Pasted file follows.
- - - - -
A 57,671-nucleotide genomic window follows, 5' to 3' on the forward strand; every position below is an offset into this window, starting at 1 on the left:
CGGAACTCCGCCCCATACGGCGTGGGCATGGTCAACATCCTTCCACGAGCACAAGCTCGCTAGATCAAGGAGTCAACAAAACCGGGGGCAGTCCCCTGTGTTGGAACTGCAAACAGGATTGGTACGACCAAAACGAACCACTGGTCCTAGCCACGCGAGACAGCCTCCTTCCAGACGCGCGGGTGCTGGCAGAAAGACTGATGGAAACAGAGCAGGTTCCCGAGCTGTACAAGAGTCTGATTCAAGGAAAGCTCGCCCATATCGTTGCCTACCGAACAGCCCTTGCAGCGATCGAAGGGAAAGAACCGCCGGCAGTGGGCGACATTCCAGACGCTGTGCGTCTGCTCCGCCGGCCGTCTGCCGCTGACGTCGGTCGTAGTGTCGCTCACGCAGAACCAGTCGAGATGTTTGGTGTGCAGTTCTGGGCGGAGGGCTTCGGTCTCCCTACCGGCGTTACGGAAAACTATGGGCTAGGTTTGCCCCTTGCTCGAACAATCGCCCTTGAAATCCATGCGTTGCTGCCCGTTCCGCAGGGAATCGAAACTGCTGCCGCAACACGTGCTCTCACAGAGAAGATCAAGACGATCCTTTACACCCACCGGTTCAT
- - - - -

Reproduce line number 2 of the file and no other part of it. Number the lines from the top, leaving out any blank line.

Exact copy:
CGGAACTCCGCCCCATACGGCGTGGGCATGGTCAACATCCTTCCACGAGCACAAGCTCGCTAGATCAAGGAGTCAACAAAACCGGGGGCAGTCCCCTGTGTTGGAACTGCAAACAGGATTGGTACGACCAAAACGAACCACTGGTCCTAGCCACGCGAGACAGCCTCCTTCCAGACGCGCGGGTGCTGGCAGAAAGACTGATGGAAACAGAGCAGGTTCCCGAGCTGTACAAGAGTCTGATTCAAGGAAAGCTCGCCCATATCGTTGCCTACCGAACAGCCCTTGCAGCGATCGAAGGGAAAGAACCGCCGGCAGTGGGCGACATTCCAGACGCTGTGCGTCTGCTCCGCCGGCCGTCTGCCGCTGACGTCGGTCGTAGTGTCGCTCACGCAGAACCAGTCGAGATGTTTGGTGTGCAGTTCTGGGCGGAGGGCTTCGGTCTCCCTACCGGCGTTACGGAAAACTATGGGCTAGGTTTGCCCCTTGCTCGAACAATCGCCCTTGAAATCCATGCGTTGCTGCCCGTTCCGCAGGGAATCGAAACTGCTGCCGCAACACGTGCTCTCACAGAGAAGATCAAGACGATCCTTTACACCCACCGGTTCAT